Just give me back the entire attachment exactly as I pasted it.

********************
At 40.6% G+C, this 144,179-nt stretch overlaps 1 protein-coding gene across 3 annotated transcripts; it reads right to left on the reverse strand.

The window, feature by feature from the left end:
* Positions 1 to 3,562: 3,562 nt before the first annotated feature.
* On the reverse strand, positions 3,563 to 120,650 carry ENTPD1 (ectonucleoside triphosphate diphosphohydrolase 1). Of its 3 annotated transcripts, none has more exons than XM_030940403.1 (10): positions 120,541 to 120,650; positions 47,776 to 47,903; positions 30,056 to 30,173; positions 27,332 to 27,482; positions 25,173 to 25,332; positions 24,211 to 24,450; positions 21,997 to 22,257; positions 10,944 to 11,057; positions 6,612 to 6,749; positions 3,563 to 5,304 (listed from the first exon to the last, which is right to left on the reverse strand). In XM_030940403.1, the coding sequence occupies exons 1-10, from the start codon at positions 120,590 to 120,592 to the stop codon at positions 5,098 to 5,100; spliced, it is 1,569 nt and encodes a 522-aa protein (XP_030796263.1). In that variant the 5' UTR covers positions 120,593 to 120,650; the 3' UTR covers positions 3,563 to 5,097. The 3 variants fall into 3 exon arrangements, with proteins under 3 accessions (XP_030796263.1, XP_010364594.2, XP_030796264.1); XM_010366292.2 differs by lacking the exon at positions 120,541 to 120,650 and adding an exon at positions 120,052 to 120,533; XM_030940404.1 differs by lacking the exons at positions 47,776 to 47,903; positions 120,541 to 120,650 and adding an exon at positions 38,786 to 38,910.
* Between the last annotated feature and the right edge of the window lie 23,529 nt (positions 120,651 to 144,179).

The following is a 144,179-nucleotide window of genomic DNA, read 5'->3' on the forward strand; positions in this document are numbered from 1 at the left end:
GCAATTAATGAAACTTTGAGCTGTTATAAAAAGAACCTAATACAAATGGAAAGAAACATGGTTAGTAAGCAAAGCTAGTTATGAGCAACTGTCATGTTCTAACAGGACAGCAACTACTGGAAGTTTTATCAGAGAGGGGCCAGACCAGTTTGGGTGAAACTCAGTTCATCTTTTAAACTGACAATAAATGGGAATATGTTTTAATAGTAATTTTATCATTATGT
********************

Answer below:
At 40.6% G+C, this 144,179-nt stretch overlaps 1 protein-coding gene across 3 annotated transcripts; it reads right to left on the reverse strand.

The window, feature by feature from the left end:
* Positions 1 to 3,562: 3,562 nt before the first annotated feature.
* On the reverse strand, positions 3,563 to 120,650 carry ENTPD1 (ectonucleoside triphosphate diphosphohydrolase 1). Of its 3 annotated transcripts, none has more exons than XM_030940403.1 (10): positions 120,541 to 120,650; positions 47,776 to 47,903; positions 30,056 to 30,173; positions 27,332 to 27,482; positions 25,173 to 25,332; positions 24,211 to 24,450; positions 21,997 to 22,257; positions 10,944 to 11,057; positions 6,612 to 6,749; positions 3,563 to 5,304 (listed from the first exon to the last, which is right to left on the reverse strand). In XM_030940403.1, the coding sequence occupies exons 1-10, from the start codon at positions 120,590 to 120,592 to the stop codon at positions 5,098 to 5,100; spliced, it is 1,569 nt and encodes a 522-aa protein (XP_030796263.1). In that variant the 5' UTR covers positions 120,593 to 120,650; the 3' UTR covers positions 3,563 to 5,097. The 3 variants fall into 3 exon arrangements, with proteins under 3 accessions (XP_030796263.1, XP_010364594.2, XP_030796264.1); XM_010366292.2 differs by lacking the exon at positions 120,541 to 120,650 and adding an exon at positions 120,052 to 120,533; XM_030940404.1 differs by lacking the exons at positions 47,776 to 47,903; positions 120,541 to 120,650 and adding an exon at positions 38,786 to 38,910.
* Between the last annotated feature and the right edge of the window lie 23,529 nt (positions 120,651 to 144,179).

The following is a 144,179-nucleotide window of genomic DNA, read 5'->3' on the forward strand; positions in this document are numbered from 1 at the left end:
GCAATTAATGAAACTTTGAGCTGTTATAAAAAGAACCTAATACAAATGGAAAGAAACATGGTTAGTAAGCAAAGCTAGTTATGAGCAACTGTCATGTTCTAACAGGACAGCAACTACTGGAAGTTTTATCAGAGAGGGGCCAGACCAGTTTGGGTGAAACTCAGTTCATCTTTTAAACTGACAATAAATGGGAATATGTTTTAATAGTAATTTTATCATTATGT